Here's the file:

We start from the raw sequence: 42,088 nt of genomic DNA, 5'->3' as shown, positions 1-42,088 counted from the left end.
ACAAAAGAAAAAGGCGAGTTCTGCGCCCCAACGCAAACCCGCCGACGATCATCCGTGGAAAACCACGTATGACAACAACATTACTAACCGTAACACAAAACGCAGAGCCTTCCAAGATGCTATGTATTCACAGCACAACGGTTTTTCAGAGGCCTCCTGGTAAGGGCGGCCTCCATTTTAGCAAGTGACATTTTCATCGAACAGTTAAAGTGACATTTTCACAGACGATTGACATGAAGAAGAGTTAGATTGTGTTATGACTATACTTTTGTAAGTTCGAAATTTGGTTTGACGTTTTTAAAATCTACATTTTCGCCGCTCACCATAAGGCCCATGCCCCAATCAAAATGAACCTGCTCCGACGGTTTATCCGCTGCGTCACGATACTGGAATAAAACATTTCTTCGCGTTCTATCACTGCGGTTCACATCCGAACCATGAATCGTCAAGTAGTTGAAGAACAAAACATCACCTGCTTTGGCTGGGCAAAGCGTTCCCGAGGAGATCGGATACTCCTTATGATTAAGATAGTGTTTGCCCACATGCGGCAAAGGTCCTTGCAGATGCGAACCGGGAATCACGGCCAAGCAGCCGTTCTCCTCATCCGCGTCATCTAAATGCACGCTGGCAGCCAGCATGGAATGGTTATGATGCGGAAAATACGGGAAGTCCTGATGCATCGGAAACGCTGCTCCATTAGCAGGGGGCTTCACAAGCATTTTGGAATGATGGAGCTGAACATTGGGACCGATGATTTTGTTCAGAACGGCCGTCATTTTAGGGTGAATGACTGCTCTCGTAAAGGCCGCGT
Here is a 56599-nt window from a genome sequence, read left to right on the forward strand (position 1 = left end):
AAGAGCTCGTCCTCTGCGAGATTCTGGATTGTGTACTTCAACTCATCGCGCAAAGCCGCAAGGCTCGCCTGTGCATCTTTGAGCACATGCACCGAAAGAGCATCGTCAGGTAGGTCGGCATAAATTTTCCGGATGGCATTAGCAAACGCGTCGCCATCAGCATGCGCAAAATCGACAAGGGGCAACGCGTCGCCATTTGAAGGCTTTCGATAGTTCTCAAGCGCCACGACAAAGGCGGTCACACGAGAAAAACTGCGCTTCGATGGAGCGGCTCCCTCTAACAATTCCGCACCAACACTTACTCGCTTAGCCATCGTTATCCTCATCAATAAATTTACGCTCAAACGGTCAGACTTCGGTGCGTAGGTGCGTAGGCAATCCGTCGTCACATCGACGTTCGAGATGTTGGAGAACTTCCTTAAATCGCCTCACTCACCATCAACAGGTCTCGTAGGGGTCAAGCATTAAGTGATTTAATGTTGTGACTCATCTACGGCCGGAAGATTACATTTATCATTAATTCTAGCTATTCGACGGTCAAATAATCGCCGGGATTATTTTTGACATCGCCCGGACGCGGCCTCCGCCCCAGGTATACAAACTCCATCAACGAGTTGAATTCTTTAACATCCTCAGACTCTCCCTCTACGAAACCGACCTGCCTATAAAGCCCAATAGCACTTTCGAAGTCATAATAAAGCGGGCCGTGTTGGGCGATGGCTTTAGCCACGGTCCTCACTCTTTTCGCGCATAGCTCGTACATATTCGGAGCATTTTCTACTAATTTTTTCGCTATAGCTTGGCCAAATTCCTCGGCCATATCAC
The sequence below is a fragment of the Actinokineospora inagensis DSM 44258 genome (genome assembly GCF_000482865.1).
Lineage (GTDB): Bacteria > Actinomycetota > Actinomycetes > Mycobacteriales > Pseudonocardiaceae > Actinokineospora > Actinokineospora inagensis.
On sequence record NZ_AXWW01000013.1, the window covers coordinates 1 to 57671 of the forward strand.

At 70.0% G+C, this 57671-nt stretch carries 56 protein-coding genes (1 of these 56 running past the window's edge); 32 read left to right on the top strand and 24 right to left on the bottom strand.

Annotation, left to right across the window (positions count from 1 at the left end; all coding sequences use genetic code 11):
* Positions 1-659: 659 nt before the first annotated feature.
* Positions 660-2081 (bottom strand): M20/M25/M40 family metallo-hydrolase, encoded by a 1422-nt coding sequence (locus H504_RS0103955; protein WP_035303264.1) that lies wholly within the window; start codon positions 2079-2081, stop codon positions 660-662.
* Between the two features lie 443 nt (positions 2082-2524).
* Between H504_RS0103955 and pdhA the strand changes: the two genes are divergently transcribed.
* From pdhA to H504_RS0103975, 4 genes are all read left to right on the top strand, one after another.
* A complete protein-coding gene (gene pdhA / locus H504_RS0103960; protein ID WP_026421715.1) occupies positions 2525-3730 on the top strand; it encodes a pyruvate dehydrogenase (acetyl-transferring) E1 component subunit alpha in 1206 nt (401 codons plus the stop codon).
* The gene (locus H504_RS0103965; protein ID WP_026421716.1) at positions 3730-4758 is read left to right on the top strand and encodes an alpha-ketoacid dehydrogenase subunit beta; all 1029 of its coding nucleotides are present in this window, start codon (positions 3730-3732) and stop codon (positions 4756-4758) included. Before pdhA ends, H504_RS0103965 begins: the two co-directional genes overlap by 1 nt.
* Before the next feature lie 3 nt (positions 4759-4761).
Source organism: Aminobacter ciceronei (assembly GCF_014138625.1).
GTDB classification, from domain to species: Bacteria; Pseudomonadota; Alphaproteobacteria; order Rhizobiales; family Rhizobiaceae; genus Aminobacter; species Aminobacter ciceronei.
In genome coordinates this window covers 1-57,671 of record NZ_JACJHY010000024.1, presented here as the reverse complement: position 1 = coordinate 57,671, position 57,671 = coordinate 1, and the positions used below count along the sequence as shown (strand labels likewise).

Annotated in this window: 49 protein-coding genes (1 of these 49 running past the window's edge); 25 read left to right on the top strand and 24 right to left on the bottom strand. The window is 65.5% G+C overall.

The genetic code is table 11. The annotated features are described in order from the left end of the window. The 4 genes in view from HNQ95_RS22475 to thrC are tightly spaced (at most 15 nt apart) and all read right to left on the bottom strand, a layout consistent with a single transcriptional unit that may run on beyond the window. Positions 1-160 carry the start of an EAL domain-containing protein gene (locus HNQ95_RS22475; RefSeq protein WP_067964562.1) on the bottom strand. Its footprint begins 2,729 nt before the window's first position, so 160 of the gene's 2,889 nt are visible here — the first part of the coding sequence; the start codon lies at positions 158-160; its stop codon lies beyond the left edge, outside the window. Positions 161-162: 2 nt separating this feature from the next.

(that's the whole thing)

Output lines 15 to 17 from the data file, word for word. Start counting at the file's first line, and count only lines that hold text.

* A complete protein-coding gene (gene pdhA / locus H504_RS0103960; protein ID WP_026421715.1) occupies positions 2525-3730 on the top strand; it encodes a pyruvate dehydrogenase (acetyl-transferring) E1 component subunit alpha in 1206 nt (401 codons plus the stop codon).
* The gene (locus H504_RS0103965; protein ID WP_026421716.1) at positions 3730-4758 is read left to right on the top strand and encodes an alpha-ketoacid dehydrogenase subunit beta; all 1029 of its coding nucleotides are present in this window, start codon (positions 3730-3732) and stop codon (positions 4756-4758) included. Before pdhA ends, H504_RS0103965 begins: the two co-directional genes overlap by 1 nt.
* Before the next feature lie 3 nt (positions 4759-4761).